Right. Write a story. Fall color. East Verde. Cottonwoods. Sycamores. The usual suspects.
Except I just wrote about cottonwoods two weeks ago. And I got all gushy last fall about red and yellow leaves, bereft of chlorophyll but high on leftover yellow carotenoids and red anthocyanins.
So now I gotta come up with something fresh. Besides, Lobo needs a walk.
Lobo’s my dog and life coach. He’s got the teeth of a wolf and the disposition of a vegetarian. He’s got a grin that stretches from here to Winslow and half-way back. He’s my hero, on account of how joyfully he chases ravens on the wing even though he hasn’t got a prayer of catching them. Someday I’ll learn to be half as happy as Lobo is when I pick up the leash or when he catches the scent of fresh cat-doo in the box.
So I resolve to take Lobo for a walk along the East Verde River through the pitter-patter of falling leaves and then write about whatever Lobo suggests.
We go swishing off through the downed leaves, as the breezy outriders of winter set loose fresh flurries, each leaf falling in a mad, doomed spiral.
The walnut and ash trees peaked two weeks ago, so their bony fingers and knuckles have started to show through the gaudy over confidence of their fall finery. The sycamores are staggering along right behind, still full of yellow and gold bravado — but it’s started to ring hollow.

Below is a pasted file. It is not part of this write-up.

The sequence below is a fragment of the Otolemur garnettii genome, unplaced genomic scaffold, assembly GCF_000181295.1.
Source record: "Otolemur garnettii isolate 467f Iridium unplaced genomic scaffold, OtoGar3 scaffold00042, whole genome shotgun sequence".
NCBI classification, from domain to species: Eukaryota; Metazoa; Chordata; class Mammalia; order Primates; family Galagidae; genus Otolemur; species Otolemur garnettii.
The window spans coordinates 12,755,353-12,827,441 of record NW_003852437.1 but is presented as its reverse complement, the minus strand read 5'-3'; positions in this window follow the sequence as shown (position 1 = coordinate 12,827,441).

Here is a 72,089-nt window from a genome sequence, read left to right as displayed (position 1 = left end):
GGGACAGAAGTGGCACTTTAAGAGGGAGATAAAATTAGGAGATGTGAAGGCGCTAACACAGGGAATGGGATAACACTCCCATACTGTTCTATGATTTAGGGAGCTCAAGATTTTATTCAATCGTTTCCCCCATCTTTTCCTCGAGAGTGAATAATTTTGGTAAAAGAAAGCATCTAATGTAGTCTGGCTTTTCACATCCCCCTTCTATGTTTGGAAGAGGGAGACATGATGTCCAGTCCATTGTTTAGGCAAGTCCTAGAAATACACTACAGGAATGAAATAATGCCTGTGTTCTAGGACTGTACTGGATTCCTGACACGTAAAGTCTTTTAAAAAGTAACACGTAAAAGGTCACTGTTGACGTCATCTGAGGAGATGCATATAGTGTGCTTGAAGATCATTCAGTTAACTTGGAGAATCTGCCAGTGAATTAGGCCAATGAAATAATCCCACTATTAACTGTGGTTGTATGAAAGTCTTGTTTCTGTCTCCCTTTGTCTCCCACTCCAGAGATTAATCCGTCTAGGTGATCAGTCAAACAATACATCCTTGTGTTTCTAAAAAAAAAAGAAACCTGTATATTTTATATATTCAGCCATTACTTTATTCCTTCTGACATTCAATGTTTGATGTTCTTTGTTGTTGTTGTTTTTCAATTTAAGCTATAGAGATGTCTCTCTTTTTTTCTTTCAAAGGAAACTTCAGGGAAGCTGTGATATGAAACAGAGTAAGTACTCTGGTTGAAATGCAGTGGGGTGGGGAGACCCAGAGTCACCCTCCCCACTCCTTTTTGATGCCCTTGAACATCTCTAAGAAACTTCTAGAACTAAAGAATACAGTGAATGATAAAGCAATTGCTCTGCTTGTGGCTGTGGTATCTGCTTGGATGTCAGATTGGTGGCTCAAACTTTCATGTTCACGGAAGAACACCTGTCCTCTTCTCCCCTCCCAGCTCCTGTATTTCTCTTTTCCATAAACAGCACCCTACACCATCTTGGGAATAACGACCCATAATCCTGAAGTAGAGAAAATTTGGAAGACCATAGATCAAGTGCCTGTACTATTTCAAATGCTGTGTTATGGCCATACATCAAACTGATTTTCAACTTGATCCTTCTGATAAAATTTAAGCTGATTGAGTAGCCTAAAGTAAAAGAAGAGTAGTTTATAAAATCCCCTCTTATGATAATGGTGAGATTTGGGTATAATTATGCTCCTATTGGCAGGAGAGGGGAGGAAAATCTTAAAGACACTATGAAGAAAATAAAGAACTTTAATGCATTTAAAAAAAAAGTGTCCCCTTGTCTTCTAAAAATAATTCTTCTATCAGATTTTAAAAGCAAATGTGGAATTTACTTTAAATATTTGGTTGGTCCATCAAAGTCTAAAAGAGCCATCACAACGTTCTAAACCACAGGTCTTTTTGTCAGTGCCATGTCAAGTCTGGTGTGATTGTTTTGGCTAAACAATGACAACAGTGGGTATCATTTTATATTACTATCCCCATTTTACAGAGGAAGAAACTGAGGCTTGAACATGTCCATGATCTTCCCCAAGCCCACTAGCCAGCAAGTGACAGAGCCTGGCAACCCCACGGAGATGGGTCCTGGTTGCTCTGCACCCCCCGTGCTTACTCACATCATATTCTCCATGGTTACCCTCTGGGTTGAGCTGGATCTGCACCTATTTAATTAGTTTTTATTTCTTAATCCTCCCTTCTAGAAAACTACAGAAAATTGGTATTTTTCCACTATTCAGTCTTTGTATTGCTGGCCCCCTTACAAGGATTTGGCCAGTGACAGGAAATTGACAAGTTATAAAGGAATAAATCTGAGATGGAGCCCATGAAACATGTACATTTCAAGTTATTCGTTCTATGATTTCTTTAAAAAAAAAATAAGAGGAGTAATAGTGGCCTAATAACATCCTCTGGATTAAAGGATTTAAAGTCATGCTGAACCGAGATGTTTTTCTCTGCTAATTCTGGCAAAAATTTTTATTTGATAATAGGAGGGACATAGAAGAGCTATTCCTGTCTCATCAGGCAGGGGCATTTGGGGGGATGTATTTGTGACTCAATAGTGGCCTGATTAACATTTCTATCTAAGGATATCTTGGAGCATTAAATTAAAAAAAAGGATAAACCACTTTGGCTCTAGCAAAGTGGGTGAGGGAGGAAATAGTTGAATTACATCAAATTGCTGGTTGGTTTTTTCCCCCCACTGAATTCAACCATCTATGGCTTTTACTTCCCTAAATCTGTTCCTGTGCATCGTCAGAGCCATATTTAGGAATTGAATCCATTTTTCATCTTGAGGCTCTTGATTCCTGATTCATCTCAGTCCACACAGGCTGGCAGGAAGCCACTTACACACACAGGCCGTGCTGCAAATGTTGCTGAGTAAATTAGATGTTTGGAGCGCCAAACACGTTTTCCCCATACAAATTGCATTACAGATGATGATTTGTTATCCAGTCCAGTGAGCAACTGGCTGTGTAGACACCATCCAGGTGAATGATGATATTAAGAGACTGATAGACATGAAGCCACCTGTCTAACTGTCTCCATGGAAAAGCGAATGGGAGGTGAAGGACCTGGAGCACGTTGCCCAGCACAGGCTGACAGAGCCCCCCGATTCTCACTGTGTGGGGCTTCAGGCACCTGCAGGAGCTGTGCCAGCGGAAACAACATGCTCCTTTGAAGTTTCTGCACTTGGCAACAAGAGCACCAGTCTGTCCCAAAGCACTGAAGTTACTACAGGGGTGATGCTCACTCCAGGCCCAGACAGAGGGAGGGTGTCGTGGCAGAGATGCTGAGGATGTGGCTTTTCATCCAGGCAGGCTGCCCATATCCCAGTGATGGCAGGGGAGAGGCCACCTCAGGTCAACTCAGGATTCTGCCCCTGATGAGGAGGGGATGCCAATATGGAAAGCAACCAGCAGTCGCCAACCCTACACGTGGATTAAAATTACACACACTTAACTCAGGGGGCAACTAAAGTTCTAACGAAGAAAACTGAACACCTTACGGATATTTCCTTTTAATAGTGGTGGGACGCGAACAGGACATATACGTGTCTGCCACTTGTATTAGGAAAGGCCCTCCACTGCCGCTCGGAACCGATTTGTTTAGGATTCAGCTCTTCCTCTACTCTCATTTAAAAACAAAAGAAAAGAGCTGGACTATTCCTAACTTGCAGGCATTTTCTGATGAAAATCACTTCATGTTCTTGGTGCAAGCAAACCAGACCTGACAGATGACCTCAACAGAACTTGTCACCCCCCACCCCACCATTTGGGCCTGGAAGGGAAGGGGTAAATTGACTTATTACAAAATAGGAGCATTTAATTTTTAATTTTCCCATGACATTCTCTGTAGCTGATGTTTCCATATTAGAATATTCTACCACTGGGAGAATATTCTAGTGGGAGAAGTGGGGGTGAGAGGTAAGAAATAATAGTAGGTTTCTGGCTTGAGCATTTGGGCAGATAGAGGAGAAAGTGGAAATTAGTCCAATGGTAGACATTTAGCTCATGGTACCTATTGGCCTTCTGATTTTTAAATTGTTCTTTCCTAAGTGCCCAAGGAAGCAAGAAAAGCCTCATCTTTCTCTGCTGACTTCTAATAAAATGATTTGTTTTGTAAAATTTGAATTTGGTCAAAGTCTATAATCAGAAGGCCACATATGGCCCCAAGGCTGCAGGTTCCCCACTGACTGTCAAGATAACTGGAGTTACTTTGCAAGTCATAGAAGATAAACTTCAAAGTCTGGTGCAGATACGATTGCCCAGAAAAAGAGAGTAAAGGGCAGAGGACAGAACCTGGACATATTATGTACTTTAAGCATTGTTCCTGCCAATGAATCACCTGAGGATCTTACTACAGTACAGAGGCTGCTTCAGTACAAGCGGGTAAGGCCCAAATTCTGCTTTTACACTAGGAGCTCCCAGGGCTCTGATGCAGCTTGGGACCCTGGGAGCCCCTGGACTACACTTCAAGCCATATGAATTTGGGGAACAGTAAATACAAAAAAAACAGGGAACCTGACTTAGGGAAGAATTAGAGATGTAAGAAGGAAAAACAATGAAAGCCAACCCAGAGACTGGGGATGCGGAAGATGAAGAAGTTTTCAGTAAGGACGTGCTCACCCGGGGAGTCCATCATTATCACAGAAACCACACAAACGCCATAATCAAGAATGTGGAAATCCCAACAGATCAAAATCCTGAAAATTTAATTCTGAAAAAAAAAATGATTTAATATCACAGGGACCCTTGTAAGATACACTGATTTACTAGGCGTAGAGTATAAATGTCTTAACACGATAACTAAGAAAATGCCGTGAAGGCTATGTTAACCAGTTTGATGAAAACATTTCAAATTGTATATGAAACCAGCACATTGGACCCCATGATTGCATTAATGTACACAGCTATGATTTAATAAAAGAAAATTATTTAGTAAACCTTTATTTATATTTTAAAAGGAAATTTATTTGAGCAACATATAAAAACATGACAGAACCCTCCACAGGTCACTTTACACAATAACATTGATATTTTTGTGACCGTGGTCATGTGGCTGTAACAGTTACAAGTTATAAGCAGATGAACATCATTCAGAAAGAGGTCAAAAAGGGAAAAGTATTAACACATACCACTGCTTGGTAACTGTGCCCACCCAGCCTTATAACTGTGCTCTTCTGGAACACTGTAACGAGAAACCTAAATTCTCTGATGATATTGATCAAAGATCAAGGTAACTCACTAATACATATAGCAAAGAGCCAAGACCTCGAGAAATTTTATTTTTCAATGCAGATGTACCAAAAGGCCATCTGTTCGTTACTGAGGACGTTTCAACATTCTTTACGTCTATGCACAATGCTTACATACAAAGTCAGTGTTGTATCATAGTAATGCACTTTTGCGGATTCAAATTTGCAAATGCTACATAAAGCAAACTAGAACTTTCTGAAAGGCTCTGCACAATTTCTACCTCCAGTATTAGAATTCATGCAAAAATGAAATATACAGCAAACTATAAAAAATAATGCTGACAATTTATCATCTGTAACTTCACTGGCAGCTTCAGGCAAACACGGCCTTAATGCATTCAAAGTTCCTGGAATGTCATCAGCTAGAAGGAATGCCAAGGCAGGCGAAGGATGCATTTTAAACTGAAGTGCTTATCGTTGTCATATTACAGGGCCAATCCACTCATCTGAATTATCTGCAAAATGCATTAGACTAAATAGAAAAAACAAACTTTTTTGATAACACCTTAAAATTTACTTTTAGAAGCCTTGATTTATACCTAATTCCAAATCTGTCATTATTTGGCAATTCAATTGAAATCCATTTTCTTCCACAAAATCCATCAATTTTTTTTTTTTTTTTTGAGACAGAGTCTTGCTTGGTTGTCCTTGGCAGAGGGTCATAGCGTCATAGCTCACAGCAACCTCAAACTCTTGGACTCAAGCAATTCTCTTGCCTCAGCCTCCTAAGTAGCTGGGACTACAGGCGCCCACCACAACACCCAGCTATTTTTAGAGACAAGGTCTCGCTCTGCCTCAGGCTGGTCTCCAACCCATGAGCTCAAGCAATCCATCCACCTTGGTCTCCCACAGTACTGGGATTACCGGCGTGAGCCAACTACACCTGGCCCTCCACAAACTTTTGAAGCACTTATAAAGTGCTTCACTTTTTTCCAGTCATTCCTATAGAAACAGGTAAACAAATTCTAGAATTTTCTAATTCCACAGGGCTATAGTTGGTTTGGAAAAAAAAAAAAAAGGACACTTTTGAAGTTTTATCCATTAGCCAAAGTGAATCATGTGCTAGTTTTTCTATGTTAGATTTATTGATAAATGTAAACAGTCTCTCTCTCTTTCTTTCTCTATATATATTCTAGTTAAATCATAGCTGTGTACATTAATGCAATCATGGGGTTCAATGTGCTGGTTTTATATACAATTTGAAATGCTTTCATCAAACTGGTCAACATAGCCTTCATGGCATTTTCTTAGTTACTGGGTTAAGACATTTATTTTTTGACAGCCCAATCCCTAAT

The cottonwoods have gone yellow-green, like they’re putting a brave face on liver damage or maybe hanging out too much at the tanning salon. Cottonwoods always let the over-eager sycamores go first, so they can test the waters. Sometimes, though, the stuck-up cottonwoods decide the sycamores just made chromatic fools of themselves and so drop their leaves without ever going all-out yellow. This is starting to look like one of those years, with the green cottonwood leaves fluttering down like ticker tape for the returning troops.
We get past the bed and breakfast next door, where Lobo recently endeared himself to the neighbors by bounding into the middle of a wedding party and begging table scraps from the tipsy dinner guests. Cries of alarm. Tipped over chairs. Not everyone understands wolf humor. Now I leave him on the leash until we reach the forest boundary.
My wife says I should not ever let him off the leash: It’s just asking for trouble. She’s absolutely right, but I can’t do it. Besides, the way he bounds forward and tears down the trail the minute I unclip him invariably makes me happy — a contact high.
So Lobo streaks off down the trail at a speed that would break the heart of a greyhound, happy to the tip of every tri-colored hair on his 90-pound frame. I stand a minute and take in the scenery.
The riot of gold, green and yellow leaves quivers, rustles and floats on every hand, the air so cold and clear it’s making me dizzy. Lurid green grass, psychedelic gold trees, saturated blue sky: I am standing on the doorstep of paradise, taking it all in like a Chihuahua with a T-bone steak. I know such good fortune has its karmic price. I’m probably gonna come back as an Afghan woman after the Marines leave —or maybe a lab rat testing ultra low-calorie diets. But for now, I’m perfectly content standing right here in a windy stretch of luck.